During times of recession, you may have to pinch pennies to make the balance sheets work -- we get it. But for this strategy to succeed, there needs to be, you know, actual balance. My plea from IT to finance gurus is to get your head out of la-la land and come back to earth -- to make decisions based in reality instead of looking solely at a magical number at the bottom of the ledger.
I'm thinking of one CFO in particular who took this thriftiness to the extreme, kicking the proverbial can down the road until it cost more in the long run. This CFO, "Bob," has good -- if misguided -- intentions.
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Servers are unnecessary
Bob entered the company at a time when the network systems administrator, who reported directly to Bob, was putting in a request for new servers to replace the old, less efficient hardware. Bob countered, saying we needed to reduce our setup to use as few servers as possible and to get back to him with a plan on how to do so.
We went to the drawing board and came up with a few proposals. We had about 15 servers at the time, and we came up with the "absolute minimum" scenario in which four new high-end servers would replace all the old ones. We were also ready with an "optimal" scenario that used a mix of new servers and old until we could raise enough money for more.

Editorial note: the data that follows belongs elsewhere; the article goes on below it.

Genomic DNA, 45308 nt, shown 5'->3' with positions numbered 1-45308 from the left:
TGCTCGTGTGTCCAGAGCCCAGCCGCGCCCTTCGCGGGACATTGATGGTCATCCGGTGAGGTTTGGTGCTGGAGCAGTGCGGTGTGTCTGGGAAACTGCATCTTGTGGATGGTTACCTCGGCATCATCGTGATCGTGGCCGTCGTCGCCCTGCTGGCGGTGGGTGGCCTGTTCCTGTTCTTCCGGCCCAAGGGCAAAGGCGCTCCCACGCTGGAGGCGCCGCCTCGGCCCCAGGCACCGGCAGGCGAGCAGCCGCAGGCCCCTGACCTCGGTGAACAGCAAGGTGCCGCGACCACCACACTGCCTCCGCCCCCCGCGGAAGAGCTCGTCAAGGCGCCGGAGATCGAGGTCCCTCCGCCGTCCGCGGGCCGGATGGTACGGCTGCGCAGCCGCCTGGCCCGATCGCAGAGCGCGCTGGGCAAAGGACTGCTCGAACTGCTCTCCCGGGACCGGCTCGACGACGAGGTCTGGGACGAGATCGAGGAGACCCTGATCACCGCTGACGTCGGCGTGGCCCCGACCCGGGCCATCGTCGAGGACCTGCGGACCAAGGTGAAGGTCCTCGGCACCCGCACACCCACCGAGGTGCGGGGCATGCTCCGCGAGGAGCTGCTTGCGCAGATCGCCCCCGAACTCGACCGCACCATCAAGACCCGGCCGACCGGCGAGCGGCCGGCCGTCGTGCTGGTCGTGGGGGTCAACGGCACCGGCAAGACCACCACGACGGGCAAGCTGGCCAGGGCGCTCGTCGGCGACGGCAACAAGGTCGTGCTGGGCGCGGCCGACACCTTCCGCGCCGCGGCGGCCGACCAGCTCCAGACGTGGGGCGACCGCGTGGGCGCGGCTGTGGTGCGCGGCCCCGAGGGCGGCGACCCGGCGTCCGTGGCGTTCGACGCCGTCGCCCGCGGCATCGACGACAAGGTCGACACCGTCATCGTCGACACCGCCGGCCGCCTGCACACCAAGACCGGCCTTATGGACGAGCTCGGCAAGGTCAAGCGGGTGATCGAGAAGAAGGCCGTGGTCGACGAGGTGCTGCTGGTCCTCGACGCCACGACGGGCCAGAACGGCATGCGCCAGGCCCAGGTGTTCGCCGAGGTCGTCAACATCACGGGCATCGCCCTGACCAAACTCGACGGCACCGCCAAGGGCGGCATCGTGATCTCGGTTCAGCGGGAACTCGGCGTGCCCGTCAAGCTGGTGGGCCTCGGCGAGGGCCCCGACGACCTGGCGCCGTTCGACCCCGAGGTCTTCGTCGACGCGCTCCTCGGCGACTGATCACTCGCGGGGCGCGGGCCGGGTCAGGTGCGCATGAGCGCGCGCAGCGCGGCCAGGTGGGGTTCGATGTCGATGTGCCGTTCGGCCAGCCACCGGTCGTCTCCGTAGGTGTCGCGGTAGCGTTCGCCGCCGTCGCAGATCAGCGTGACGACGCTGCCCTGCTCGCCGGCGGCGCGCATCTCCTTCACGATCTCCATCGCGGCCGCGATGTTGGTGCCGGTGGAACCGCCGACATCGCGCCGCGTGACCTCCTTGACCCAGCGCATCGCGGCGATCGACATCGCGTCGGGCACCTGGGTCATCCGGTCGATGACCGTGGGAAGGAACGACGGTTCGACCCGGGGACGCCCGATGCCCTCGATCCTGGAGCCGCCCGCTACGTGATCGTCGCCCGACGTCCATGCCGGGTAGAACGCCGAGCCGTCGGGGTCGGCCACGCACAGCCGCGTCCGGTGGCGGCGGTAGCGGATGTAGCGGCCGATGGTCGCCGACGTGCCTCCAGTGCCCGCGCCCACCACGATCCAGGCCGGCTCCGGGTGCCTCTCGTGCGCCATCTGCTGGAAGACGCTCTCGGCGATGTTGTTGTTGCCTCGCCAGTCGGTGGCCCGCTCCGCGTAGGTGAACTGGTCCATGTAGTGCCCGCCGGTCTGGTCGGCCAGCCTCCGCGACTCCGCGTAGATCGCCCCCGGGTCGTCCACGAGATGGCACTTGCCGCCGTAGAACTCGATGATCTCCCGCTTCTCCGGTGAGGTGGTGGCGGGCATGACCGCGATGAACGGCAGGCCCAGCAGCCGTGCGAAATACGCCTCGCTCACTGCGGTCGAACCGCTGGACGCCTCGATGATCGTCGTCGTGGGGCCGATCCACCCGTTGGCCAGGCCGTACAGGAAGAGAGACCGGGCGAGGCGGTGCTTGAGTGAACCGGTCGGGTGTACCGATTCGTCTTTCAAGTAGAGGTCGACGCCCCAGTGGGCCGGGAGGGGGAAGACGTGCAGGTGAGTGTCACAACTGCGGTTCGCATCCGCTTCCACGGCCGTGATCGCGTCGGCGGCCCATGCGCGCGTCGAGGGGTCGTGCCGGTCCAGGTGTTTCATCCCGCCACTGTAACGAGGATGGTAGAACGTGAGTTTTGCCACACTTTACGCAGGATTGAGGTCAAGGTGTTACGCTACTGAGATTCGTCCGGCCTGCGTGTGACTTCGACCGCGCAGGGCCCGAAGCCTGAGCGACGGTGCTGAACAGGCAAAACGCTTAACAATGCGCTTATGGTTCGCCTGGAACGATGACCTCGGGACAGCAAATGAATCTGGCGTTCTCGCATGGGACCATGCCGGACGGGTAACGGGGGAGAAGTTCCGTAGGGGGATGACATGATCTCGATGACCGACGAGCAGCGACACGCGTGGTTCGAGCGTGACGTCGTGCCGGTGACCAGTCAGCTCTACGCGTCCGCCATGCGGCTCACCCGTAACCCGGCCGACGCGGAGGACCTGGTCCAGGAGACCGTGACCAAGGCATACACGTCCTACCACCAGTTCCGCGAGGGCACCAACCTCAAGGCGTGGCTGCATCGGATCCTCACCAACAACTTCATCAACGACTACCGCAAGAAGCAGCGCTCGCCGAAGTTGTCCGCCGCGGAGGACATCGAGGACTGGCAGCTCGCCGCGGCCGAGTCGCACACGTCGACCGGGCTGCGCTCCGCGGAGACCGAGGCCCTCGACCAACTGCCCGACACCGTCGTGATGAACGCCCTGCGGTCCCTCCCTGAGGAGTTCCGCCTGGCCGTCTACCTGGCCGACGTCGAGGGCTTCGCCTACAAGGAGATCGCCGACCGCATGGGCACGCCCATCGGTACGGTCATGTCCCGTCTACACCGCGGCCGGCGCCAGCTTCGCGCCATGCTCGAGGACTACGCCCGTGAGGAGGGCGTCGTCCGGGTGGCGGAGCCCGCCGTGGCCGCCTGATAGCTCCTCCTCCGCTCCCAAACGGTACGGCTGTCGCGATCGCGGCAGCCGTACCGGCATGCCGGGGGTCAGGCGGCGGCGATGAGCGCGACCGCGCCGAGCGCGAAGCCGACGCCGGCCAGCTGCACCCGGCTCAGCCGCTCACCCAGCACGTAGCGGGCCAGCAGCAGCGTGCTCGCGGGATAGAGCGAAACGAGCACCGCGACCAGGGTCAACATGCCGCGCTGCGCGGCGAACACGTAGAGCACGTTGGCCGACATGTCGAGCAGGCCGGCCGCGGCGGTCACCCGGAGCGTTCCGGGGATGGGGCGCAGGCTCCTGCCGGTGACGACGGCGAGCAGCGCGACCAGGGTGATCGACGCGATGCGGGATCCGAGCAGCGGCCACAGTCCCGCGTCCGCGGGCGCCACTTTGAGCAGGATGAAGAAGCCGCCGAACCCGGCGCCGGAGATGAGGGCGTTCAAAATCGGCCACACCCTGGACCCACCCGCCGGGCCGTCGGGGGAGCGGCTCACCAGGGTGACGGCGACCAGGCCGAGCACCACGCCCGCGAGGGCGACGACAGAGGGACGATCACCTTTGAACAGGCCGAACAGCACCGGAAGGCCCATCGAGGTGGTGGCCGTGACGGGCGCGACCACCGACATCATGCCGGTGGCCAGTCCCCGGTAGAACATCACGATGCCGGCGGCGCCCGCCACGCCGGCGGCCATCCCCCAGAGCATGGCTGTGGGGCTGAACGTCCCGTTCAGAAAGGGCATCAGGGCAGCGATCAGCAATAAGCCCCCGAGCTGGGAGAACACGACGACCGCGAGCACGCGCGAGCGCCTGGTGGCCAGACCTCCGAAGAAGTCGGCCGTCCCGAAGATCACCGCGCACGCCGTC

Bob thought we could go even lower. He told us to make use of two new servers and virtualization to replace all the existing servers, and he gave us enough money to buy two new midlevel servers instead of high-end units. We were aghast, telling him that if it came down to two servers, at the very least we needed high-end models. He insisted we couldn't afford it.
With little choice, we implemented his plans. It took several months to complete the project, which turned out to be somewhat of a disaster.
Users started complaining about slowness on the network. The complaints escalated, and Bob called us in to ask what had happened. The servers were new, so what was the problem?
Yes, we explained, the new servers were faster than the old servers. But the aggregate computing power -- including memory, network I/O, and storage I/O -- was slower than the aggregate of all the older servers, not to mention the overhead of virtualization even with hypervisors. Bob didn't seem convinced.
After several more weeks of user complaints and his own firsthand experience, Bob finally budgeted more money for servers. At least it was easy to migrate the virtual machines.